Thursday, April 24, 2014
Arming teachers in response to the school shootings last week in Newtown, Conn., would not be a good way to make schools safer, public safety officials in Maine said Friday.
A boy sits near the steps of a church a church before the memorial service for Lauren Rousseau in Danbury, Conn., Thursday, Dec. 20, 2012. Rousseau, 30, was killed when Adam Lanza walked into Sandy Hook Elementary School in Newtown, Dec. 14, and opened fire, killing 26 people, including 20 children, before killing himself. Arming teachers in response to the school shootings last week in Newtown, Conn., would not be a good way to make schools safer, public safety officials in Maine said Friday. (AP Photo/Seth Wenig)
"At first blush, I would have to say that's a terrible idea," said Portland Police Chief Michael Sauschuck.
"I want our teachers, our professional educators, to be doing just that, to be focusing on their passion, their job, and that is educating children.
"I think the answer is less guns, not more guns, quite frankly," he said.
Jeff Weinstein, a former Yarmouth School Committee member who is president of the Maine Gun Owners Association, said Thursday that allowing teachers and other staff members who have concealed-weapons permits to bring guns to school would help protect students against a gunman.
A state lawmaker from Hampden has proposed legislation to make that possible. Similar proposals have been made in other states in the past week.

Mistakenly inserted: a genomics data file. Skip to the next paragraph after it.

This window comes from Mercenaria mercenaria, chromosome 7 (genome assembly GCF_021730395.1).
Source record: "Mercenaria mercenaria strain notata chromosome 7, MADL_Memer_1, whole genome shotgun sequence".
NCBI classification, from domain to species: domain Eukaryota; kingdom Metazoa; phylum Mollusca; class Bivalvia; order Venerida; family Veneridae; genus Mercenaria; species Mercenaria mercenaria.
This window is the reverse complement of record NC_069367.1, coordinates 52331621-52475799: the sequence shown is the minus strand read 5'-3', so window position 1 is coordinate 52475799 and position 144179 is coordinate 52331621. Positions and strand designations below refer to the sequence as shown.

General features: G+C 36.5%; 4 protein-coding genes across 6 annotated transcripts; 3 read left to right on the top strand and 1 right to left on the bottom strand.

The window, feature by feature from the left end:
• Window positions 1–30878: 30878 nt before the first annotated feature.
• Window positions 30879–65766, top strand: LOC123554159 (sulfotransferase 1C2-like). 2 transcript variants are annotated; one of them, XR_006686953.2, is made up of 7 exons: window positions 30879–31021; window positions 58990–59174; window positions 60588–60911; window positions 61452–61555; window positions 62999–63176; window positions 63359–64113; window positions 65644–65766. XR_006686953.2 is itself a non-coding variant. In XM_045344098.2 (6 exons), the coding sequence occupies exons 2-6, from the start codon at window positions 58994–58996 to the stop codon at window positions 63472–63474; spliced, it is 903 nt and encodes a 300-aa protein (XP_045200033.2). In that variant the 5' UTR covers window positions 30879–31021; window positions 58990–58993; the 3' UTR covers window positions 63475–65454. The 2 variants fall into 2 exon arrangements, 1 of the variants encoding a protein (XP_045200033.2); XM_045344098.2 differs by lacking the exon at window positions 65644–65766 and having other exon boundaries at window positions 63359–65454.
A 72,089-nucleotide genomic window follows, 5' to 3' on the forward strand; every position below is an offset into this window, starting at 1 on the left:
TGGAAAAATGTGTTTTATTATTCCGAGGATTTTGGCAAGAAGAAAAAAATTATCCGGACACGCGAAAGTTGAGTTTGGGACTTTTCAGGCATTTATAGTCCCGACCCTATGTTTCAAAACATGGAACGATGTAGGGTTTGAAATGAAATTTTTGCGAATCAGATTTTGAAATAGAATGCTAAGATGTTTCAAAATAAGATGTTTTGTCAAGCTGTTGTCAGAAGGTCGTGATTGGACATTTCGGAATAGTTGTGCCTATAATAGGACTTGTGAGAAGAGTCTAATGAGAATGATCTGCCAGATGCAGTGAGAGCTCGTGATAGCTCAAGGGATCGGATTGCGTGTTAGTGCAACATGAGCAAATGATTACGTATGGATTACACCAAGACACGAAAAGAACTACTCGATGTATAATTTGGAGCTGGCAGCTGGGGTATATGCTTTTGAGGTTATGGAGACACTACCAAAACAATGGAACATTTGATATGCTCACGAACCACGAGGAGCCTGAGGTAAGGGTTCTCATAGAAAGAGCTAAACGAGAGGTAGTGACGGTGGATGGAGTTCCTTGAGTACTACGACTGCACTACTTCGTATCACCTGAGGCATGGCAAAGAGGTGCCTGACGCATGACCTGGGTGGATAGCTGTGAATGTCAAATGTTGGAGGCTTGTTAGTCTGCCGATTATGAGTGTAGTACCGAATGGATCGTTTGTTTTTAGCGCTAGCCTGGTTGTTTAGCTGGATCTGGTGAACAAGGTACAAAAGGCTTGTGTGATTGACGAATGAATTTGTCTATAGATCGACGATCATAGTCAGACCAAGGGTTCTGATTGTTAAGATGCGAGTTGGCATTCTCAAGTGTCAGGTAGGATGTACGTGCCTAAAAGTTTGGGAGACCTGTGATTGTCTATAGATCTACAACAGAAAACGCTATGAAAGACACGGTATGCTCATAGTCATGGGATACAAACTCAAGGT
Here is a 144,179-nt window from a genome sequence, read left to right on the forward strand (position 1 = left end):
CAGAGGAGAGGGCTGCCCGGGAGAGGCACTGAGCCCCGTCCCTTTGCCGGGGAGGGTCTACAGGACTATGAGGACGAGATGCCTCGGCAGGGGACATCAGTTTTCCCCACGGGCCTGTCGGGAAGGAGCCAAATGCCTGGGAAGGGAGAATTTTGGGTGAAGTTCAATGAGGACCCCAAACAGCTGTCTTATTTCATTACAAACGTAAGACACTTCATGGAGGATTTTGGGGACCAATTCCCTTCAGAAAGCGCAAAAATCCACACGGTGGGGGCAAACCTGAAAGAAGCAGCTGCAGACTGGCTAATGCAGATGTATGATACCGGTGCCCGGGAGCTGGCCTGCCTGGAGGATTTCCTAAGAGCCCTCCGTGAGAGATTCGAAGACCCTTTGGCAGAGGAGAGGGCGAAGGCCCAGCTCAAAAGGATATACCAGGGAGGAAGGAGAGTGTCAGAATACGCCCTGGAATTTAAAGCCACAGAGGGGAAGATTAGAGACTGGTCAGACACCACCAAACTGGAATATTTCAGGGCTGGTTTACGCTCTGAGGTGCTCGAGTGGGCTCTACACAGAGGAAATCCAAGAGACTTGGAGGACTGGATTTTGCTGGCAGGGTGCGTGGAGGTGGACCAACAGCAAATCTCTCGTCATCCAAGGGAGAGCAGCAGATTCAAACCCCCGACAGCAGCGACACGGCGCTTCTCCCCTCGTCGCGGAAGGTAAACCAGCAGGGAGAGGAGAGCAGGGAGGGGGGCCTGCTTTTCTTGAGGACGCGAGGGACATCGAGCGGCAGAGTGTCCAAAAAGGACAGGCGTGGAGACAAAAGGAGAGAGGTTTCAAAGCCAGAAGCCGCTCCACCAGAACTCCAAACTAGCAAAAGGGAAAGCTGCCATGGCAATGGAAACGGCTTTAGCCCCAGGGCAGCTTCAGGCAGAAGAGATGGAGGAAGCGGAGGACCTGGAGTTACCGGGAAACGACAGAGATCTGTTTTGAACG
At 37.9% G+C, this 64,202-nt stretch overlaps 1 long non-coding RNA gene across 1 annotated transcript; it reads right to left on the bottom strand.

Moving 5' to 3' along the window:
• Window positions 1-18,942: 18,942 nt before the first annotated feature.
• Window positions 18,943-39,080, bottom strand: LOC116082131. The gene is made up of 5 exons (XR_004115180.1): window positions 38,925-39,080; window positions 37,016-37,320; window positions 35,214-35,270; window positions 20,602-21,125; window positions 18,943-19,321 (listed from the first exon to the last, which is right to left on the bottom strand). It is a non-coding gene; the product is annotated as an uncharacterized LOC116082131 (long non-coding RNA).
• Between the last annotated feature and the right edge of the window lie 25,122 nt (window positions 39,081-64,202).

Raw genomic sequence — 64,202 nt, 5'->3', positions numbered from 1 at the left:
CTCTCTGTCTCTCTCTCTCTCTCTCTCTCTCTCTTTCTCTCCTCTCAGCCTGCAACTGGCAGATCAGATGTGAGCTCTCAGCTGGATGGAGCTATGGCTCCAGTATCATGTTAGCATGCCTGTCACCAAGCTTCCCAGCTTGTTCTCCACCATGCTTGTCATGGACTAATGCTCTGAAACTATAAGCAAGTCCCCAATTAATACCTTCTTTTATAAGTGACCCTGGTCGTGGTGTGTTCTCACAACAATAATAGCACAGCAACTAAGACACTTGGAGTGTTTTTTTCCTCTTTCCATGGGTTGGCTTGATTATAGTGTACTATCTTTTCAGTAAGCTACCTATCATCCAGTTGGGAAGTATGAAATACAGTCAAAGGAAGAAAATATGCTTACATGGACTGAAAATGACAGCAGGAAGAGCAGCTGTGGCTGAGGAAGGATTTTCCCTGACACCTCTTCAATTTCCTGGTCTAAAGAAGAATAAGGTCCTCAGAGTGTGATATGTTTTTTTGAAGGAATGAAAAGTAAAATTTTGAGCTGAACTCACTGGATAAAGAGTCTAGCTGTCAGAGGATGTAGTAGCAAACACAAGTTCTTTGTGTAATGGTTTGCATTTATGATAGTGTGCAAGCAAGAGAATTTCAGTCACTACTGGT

Several law enforcement officials said that approach could actually increase the danger.
"Do we really want to go to that extent?" said York County Sheriff Maurice Ouellette.
"What if an irate person came in and was kind of upset at their ex who hadn't dropped the child off the night before, and somebody pulls a gun and shoots them?"
Cumberland County Sheriff Kevin Joyce said it takes extensive and ongoing training for officers to learn about responding to potentially violent situations, and when and how to use a gun.
Teachers lack such training, he said.
Joyce said communities would favor a federal program to expand the number of police officers in schools.
He said Lake Region High School in Naples and Gray-New Gloucester High School have expressed interest in hiring resource officers if they get some help paying the cost.
On Friday, the National Rifle Association called on Congress to put armed officers or security personnel in every school, and suggested that armed volunteers could be used to avoid a huge expense.
Such proposals are probably unrealistic, police said.
"I would love to have the resources to have more school resource officers -- and youth services officers and drug agents and patrol officers," said Sauschuck.
Col. Robert Williams, chief of the Maine State Police, didn't reject the idea of allowing teachers to carry guns, but he didn't endorse it.
"There are going to be a number of pieces of legislation under discussion this winter regarding gun control and how we protect our children," he said.
"We will listen to them all, evaluate them as far as what is the best public safety position" and work with legislators to advance the best ideas.
The state police do not routinely station troopers at schools, but Williams noted that troopers have made 858 school visits this year.
Many involved reviewing safety plans, conducting exercises and critiquing drills, he said.
"Maine is a safe state," Williams said. "Now we're exploring violence that's happened in other states to make sure it doesn't happen here, and to what extent do we provide security, armed or otherwise, at schools."
Staff Writer David Hench can be contacted at 791-6327 or at: